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Acute Pyelonephritis: The clot unfolds | OMICS International
ISSN: 2165-7920
Journal of Clinical Case Reports
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Acute Pyelonephritis: The clot unfolds

Talwar A1*, Kavidasan A1, Randhawa R1, Bhattacharya M1, Somani V1, Raza M1 and Shenbaguraman P2
1Milton Keynes Hospital, NHS Foundation Trust, UK
2Renal Unit, Oxford University Hospitals NHS Foundation Trust, UK
Corresponding Author : Talwar A
Milton Keynes Hospital
NHS Foundation Trust, UK
E-mail: [email protected]
Received May 23, 2014; Accepted September 05, 2014; Published September 15, 2014
Citation: Talwar A, Kavidasan A, Randhawa R, Bhattacharya M, Somani V, et al. (2014) Acute Pyelonephritis: The clot unfolds. J Clin Case Rep 4:381. doi:10.4172/2165-7920.1000381
Copyright: © 2014 Talwar A, et al. This is an open-access article distributed under the terms of the Creative Commons Attribution License, which permits unrestricted use, distribution, and reproduction in any medium, provided the original author and source are credited.

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We report a case of Renal Vein Thrombosis (RVT) thought to be a complication of actue pyelonephritis in a 44 year old female presenting to the acute medical take. The most common cause of RVT is nephrotic syndrome, due to a hyper-coaguable state. RVT is also seen in renal cell carcinoma due to tumour invasion. A possible theory relating RVT to acute pyelonephritis may relate to concomitant thrombophlebitis of the renal vein in pyelonephritis, which then predisposes to thrombosis. The patient was subsequently investigated for possible causes of this thrombotic event and anticoagulated. The management of RVT is also discussed. We hope this case highlights the importance of keeping an open mind and adding to the original management when a new, but unexpected finding is made.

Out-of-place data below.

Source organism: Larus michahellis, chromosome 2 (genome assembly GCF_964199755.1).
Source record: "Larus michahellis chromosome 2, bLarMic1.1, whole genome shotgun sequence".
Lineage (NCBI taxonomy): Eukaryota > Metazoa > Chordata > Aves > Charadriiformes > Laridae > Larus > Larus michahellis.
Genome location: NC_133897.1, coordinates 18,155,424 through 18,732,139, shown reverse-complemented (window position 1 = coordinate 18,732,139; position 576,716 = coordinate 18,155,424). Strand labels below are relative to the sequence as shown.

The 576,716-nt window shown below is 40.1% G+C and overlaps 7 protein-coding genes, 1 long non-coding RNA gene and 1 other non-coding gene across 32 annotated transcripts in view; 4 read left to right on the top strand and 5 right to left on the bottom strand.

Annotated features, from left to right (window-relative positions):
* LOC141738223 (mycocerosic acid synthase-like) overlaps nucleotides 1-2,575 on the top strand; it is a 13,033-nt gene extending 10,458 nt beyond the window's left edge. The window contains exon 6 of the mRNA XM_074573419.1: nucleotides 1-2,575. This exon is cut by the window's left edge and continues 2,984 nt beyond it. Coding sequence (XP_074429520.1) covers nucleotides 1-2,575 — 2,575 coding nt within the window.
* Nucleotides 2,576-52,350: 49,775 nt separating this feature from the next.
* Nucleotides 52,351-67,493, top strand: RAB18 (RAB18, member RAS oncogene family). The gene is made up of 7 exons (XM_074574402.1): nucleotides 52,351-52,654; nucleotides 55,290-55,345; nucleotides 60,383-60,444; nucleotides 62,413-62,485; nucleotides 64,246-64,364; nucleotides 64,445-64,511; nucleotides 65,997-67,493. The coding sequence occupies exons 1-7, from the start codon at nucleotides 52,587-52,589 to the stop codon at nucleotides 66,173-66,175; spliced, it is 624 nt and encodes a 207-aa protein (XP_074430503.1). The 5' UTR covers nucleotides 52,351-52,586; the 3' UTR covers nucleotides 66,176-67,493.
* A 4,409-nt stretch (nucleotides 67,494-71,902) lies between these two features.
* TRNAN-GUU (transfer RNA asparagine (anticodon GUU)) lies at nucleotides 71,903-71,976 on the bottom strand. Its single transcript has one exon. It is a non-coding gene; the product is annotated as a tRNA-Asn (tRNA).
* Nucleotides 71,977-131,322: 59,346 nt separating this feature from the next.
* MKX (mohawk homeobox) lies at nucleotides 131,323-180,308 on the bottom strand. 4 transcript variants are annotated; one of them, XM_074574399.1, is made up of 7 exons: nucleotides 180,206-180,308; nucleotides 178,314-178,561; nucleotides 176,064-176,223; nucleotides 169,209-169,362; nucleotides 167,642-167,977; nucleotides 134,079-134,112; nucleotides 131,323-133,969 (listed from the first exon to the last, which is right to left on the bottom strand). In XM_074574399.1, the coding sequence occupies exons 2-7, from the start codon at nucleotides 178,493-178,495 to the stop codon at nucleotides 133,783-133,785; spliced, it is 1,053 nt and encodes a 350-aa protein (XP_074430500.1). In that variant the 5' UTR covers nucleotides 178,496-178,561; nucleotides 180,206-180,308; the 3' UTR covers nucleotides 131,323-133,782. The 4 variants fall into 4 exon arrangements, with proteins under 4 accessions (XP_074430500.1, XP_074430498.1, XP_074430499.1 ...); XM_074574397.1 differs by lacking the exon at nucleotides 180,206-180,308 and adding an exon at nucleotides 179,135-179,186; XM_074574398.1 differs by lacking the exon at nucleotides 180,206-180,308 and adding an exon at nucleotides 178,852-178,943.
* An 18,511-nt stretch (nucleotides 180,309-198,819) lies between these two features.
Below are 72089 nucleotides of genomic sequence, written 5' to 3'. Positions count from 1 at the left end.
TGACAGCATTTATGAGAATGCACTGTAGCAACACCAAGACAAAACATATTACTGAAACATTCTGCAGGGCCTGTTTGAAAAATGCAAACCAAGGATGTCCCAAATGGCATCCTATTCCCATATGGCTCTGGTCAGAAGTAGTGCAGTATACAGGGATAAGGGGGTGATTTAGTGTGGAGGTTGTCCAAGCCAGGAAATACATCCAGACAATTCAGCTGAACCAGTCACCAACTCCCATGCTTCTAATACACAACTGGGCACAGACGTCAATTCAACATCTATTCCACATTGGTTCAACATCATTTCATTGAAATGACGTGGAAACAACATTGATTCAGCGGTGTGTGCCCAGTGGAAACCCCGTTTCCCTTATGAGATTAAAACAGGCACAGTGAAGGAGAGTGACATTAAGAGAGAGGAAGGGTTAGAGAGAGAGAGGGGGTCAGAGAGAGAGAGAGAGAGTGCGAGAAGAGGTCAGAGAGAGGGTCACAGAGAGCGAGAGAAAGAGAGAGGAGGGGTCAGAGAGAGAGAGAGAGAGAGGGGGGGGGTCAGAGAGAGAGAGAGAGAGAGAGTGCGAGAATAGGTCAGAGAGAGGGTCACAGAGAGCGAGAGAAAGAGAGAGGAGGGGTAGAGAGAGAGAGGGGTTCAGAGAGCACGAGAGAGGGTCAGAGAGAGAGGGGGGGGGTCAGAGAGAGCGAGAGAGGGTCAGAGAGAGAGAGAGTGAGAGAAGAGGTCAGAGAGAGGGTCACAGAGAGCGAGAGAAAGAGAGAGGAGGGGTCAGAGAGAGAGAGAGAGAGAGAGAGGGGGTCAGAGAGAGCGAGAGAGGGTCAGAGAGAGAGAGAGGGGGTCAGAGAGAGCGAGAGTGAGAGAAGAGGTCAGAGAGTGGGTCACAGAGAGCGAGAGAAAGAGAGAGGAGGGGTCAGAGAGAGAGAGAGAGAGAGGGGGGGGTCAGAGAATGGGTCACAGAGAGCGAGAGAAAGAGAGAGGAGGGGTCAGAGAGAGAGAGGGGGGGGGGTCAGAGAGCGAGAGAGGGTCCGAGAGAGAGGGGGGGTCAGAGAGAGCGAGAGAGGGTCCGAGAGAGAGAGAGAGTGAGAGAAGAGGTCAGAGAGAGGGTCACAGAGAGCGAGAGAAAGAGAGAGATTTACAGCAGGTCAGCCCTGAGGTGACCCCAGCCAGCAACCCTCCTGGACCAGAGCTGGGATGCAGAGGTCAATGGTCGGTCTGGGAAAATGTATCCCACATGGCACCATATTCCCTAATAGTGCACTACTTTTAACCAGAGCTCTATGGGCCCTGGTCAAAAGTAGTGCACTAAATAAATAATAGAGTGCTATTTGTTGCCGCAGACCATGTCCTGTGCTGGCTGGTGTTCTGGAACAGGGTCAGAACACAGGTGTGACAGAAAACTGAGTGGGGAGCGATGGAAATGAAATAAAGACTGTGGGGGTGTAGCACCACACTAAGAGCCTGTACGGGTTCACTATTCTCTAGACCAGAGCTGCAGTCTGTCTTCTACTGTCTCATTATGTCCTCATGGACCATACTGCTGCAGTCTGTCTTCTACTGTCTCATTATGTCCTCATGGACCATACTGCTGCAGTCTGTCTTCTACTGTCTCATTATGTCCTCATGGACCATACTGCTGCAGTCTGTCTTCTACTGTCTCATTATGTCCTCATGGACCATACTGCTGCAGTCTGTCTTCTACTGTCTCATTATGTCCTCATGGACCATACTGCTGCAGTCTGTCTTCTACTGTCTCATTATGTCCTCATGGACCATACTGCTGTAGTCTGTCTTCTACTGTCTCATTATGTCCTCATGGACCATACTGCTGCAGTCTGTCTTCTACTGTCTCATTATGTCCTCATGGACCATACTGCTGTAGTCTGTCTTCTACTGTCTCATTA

Renal vein thrombosis; Nephrotic syndrome; Acute pyelonephritis
Case Report
A 44 year old female presented to the acute medical take with a 2 month history of intermittent fevers and rigors associated with left loin and back pain and vomiting. She had been recently treated for Escherichia coli UTI in the preceding week.
Mrs X was a newly diagnosed type 2 diabetes taking metformin she was currently working as a tax advisor and was a lifelong nonsmoker. Clinical examination revealed a temperature of 39.6°C and tachycardia. The left loin was tender to palpation. There was no evidence of lymphadenopathy or any other system abnormality. Urine dip revealed microscopic haematuria. MSU on this occasion was negative. Blood tests revealed a CRP of 214 mg/L (normal range<10), W.C.C of 8.4 x/L (normal range 3.5-12), Creatinine 43 micromols/L (normal range 40-110), Urea 2.3 milimols/L (normal range 4-8.2) and ESR 11 milimetres/h. Blood Cultures did not grow any organisms. A chest radiograph revealed no consolidation. She was commenced on intravenous tazocin and gentamycin for likely acute pyelonephritis. The patient continued to spike temperatures despite antibiotic therapy and so a CT KUB was conducted and revealed left renal vein thrombosis. No other organ abnormality was reported.